War Diaries, August 7, 2022

‘Look up to the sky.  Ask yourselves: is it yes or no? Has the sheep eaten the flower?  And you will see how everything changes…And no grown-up will ever understand that this is a matter of so much importance.’ The Little Prince by Antoine de Saint-Exupery




My nephew is going back to Houston tomorrow because his best friend is riddled with cancer.  His best friend is also his priest and mentor, a Daoist priest.  Dear Patrick. 


Jordan has been with us since March.  His absence will be acutely noticed.  Our time together has been refreshing, joyful, complicated, difficult at times in knowing how to pilot circumstances, but overall rich and memorable.  When an adult child returns and blesses you with this gift of their presence, nothing can compare to its wealth because all the years of birthday parties, baseball games, summer holidays, bedtime stories and the suspense of adolescence are within reach, and yet all the potential and possibility of their autonomy are manifesting right before your eyes.  It’s as if you get to see the bud bloom twice and before you know it, they are teaching you about life.  I will miss him.


It has been an unforgettable week.  It has been life-ing, as Jordan would say.  When pain and suffering and joy and fear blend with peals of uncontrollable laughter and anger and confusion, discomfort and hope all in motion at the same time: that’s what life does, that’s what life is.  Life is life-ing itself. 


The highlight of the week has been our American visitors. 


Melanie and Betsy arrived at Sichów on Tuesday bearing five full suitcases of art supplies, toiletries, material for our seamstresses and clothes.  The two girl powerhouses reminded me of my home and America and the side of our culture that I most admire and appreciate.  The irrepressible positive nature in each, their ‘can-do’ attitude, their willingness to roll up their sleeves and work alongside any task regardless of its demand, was refreshing to say the least.  More than this, it was a boost of energy we didn’t even know we needed until we got it.  For weeks ahead of their visit, they organised groups of other friends who worked with them in assembling individual kits of art supplies for the children and toiletry bags that looked like they came from Bergdorf Goodman.  The material and textiles lovingly hand-picked, the cash donations, the time spent by each person who contributed illustrates the generosity of the American spirit.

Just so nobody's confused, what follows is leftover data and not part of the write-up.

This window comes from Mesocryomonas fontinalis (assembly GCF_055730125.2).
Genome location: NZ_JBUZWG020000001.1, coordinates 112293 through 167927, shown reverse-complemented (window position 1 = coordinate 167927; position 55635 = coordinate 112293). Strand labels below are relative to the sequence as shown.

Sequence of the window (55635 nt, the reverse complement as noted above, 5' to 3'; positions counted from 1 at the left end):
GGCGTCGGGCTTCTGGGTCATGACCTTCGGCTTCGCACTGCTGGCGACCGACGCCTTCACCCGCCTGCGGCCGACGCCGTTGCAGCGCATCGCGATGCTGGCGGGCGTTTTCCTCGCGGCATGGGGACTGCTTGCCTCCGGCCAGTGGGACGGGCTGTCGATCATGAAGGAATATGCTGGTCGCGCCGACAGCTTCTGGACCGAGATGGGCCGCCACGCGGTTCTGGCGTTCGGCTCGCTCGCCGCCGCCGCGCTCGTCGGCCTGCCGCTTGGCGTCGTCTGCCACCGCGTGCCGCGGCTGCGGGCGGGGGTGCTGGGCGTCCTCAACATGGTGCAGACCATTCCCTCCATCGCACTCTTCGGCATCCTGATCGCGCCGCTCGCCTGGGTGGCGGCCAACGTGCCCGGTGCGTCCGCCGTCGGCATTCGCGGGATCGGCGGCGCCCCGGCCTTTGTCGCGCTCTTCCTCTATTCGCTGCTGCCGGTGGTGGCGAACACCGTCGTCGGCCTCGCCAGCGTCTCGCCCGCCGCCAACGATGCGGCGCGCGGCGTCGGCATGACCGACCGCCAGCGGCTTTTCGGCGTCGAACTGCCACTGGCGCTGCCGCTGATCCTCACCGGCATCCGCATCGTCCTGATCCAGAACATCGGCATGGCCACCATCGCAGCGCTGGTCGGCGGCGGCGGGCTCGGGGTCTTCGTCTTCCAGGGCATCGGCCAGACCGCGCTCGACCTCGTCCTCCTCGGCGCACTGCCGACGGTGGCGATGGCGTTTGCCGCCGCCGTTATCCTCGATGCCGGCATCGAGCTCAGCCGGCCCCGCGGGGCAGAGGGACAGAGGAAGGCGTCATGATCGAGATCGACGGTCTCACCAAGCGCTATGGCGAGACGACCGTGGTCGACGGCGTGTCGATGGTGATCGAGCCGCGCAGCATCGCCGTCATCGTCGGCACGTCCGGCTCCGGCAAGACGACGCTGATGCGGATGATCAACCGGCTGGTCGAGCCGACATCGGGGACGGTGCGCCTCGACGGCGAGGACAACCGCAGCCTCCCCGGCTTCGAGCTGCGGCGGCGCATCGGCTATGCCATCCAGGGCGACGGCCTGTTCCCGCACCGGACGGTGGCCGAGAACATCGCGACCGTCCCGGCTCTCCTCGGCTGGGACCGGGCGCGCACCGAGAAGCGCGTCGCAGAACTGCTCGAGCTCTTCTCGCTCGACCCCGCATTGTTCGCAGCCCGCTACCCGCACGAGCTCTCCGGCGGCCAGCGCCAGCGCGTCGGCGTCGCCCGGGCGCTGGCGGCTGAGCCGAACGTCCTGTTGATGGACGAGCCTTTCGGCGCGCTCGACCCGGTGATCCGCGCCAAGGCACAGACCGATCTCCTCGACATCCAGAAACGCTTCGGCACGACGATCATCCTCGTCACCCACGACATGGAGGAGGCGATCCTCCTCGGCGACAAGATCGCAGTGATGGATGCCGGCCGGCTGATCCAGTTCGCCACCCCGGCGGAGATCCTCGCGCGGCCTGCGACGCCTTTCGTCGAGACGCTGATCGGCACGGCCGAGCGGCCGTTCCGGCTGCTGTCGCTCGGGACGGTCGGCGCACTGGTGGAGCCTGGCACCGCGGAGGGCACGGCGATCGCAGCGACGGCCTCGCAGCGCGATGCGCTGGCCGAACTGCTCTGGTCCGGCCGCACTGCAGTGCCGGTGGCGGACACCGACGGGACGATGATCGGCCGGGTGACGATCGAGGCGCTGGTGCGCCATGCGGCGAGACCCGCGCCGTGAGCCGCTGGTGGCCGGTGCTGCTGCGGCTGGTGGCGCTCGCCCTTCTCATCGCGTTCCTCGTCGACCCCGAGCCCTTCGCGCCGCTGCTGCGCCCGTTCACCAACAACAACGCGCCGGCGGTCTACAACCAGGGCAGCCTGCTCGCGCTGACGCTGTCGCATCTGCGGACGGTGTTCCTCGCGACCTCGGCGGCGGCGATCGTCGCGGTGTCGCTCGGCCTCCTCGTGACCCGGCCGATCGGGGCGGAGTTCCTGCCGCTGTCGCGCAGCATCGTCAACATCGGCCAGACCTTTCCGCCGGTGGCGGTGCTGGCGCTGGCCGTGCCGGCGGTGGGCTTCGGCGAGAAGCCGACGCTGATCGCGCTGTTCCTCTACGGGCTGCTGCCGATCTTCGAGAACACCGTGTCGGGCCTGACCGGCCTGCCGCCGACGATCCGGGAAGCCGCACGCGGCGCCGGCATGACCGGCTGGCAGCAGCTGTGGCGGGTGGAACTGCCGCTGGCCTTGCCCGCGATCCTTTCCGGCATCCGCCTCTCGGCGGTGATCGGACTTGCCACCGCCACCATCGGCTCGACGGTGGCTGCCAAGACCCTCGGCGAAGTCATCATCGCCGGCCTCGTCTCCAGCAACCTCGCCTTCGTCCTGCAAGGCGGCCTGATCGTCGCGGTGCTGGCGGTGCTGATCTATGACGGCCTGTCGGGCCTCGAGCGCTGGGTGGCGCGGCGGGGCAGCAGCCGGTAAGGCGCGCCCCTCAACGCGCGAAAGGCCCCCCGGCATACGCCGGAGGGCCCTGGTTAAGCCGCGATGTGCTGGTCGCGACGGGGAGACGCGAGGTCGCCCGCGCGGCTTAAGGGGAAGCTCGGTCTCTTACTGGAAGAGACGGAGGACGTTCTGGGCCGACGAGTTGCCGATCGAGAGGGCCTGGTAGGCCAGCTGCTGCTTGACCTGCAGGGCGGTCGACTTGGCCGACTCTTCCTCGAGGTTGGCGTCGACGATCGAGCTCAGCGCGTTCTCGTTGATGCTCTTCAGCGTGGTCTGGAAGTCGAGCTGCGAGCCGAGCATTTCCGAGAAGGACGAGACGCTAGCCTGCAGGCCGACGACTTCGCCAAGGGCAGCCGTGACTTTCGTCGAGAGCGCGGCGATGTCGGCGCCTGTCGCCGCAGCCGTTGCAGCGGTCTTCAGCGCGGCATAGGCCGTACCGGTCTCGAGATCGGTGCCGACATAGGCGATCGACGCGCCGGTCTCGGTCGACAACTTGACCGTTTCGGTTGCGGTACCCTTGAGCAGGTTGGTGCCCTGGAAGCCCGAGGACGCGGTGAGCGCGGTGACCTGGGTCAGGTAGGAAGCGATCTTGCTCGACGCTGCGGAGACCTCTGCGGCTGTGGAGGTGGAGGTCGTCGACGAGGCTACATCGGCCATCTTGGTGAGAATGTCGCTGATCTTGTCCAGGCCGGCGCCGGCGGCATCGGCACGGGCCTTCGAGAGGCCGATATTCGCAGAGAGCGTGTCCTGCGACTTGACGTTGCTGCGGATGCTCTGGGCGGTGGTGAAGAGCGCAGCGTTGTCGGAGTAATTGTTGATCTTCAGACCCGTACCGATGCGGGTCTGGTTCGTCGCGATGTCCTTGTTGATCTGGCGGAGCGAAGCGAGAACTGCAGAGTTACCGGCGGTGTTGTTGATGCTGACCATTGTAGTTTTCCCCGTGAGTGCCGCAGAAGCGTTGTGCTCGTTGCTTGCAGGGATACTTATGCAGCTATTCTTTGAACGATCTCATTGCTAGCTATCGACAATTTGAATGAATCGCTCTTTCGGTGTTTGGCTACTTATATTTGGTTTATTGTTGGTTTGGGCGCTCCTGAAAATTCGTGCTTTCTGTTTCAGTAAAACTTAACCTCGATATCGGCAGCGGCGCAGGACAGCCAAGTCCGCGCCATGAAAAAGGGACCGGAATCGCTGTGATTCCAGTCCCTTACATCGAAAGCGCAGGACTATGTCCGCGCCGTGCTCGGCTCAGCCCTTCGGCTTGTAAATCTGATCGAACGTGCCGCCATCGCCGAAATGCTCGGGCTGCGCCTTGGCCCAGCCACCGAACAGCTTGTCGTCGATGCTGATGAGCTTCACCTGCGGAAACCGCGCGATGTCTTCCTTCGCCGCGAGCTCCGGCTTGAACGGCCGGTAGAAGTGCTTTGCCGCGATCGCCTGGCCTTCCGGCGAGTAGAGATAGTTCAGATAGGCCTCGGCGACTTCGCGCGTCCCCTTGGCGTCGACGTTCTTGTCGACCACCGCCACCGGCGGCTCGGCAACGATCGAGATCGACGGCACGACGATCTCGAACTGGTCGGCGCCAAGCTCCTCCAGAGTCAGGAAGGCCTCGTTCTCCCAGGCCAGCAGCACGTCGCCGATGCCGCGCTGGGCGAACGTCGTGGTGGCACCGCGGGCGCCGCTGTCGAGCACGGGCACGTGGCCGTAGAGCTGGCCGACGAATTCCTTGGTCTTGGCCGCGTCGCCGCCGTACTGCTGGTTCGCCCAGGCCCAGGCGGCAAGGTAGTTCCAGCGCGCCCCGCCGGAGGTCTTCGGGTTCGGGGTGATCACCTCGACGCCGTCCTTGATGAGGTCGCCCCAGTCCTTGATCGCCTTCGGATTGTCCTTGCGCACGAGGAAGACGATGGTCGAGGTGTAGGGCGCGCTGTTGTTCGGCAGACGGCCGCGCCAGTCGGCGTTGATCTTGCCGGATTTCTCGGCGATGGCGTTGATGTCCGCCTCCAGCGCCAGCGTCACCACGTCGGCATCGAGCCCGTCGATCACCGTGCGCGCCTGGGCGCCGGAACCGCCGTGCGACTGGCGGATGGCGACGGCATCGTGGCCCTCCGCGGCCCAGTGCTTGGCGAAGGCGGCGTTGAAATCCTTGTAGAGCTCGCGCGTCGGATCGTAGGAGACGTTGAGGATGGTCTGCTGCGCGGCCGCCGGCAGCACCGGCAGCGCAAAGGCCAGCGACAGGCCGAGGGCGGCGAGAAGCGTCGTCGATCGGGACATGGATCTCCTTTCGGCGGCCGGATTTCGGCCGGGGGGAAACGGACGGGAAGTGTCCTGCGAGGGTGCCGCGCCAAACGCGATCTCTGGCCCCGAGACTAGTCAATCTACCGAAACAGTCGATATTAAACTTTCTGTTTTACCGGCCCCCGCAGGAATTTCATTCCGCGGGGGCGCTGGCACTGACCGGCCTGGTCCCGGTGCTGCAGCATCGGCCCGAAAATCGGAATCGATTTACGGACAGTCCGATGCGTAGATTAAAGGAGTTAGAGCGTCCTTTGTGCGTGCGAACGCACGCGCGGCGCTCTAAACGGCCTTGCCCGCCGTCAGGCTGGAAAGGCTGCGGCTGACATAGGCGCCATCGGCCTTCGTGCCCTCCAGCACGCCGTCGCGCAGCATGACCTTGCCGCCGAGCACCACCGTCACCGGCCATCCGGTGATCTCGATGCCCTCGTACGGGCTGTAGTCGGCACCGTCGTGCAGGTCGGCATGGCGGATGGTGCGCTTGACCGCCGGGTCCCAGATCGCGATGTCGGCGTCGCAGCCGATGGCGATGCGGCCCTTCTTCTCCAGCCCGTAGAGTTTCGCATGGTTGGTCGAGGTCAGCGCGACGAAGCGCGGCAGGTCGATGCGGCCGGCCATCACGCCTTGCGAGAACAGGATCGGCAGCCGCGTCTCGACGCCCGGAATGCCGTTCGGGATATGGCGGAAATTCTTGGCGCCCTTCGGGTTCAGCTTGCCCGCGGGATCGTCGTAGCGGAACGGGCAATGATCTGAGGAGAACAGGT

Stefan and Ania hosted our American guests so thoughtfully with delicious dinners, fantastic wines and conversations against a backdrop of gardens and vineyards.  They will take back some lovely memories of their trip to Poland.


(But I can’t end it here, no ‘Not yet, not yet! the White Rabbit hastily interrupted, “There’s a great deal to come before that!” There are cookies and pizza to talk about.)


We co-host a Mud Day event every summer and one of the food booths is a cafe selling homemade cookies, cake and coffee. 


Melanie and Betsy, in unison said: ‘Oh.  We’ll make cookies ahead of time and put them in the freezer.  Then all you have to do is pull them out and bake them that morning.’


I was thrilled.  Two American women coming to Poland to make chocolate chip cookies for a Mud Day event; it doesn’t get any better than that, so off to the store I went before anyone had time to reconsider.